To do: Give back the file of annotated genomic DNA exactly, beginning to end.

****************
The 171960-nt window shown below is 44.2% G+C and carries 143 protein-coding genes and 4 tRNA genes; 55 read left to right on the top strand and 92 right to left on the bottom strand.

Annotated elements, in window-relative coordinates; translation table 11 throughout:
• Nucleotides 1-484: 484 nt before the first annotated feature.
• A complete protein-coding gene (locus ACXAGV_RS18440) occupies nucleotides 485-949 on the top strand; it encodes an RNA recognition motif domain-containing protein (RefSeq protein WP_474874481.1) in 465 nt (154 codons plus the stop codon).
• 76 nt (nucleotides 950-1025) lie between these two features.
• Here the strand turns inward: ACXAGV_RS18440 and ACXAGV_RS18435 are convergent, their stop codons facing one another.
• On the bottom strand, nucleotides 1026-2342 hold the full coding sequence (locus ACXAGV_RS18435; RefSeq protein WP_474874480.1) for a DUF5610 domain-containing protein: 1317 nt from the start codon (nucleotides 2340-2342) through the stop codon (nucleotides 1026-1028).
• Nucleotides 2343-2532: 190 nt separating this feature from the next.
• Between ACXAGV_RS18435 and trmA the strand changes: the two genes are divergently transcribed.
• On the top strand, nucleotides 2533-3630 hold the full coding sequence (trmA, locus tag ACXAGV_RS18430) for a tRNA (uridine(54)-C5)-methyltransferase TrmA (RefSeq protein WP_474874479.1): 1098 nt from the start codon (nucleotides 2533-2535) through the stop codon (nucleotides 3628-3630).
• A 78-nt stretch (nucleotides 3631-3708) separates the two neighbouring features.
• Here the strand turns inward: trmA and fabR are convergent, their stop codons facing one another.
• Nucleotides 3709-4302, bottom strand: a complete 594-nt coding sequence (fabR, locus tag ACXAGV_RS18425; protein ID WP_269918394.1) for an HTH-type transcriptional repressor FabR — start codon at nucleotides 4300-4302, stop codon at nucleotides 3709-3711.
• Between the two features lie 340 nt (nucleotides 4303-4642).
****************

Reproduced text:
The 171960-nt window shown below is 44.2% G+C and carries 143 protein-coding genes and 4 tRNA genes; 55 read left to right on the top strand and 92 right to left on the bottom strand.

Annotated elements, in window-relative coordinates; translation table 11 throughout:
• Nucleotides 1-484: 484 nt before the first annotated feature.
• A complete protein-coding gene (locus ACXAGV_RS18440) occupies nucleotides 485-949 on the top strand; it encodes an RNA recognition motif domain-containing protein (RefSeq protein WP_474874481.1) in 465 nt (154 codons plus the stop codon).
• 76 nt (nucleotides 950-1025) lie between these two features.
• Here the strand turns inward: ACXAGV_RS18440 and ACXAGV_RS18435 are convergent, their stop codons facing one another.
• On the bottom strand, nucleotides 1026-2342 hold the full coding sequence (locus ACXAGV_RS18435; RefSeq protein WP_474874480.1) for a DUF5610 domain-containing protein: 1317 nt from the start codon (nucleotides 2340-2342) through the stop codon (nucleotides 1026-1028).
• Nucleotides 2343-2532: 190 nt separating this feature from the next.
• Between ACXAGV_RS18435 and trmA the strand changes: the two genes are divergently transcribed.
• On the top strand, nucleotides 2533-3630 hold the full coding sequence (trmA, locus tag ACXAGV_RS18430) for a tRNA (uridine(54)-C5)-methyltransferase TrmA (RefSeq protein WP_474874479.1): 1098 nt from the start codon (nucleotides 2533-2535) through the stop codon (nucleotides 3628-3630).
• A 78-nt stretch (nucleotides 3631-3708) separates the two neighbouring features.
• Here the strand turns inward: trmA and fabR are convergent, their stop codons facing one another.
• Nucleotides 3709-4302, bottom strand: a complete 594-nt coding sequence (fabR, locus tag ACXAGV_RS18425; protein ID WP_269918394.1) for an HTH-type transcriptional repressor FabR — start codon at nucleotides 4300-4302, stop codon at nucleotides 3709-3711.
• Between the two features lie 340 nt (nucleotides 4303-4642).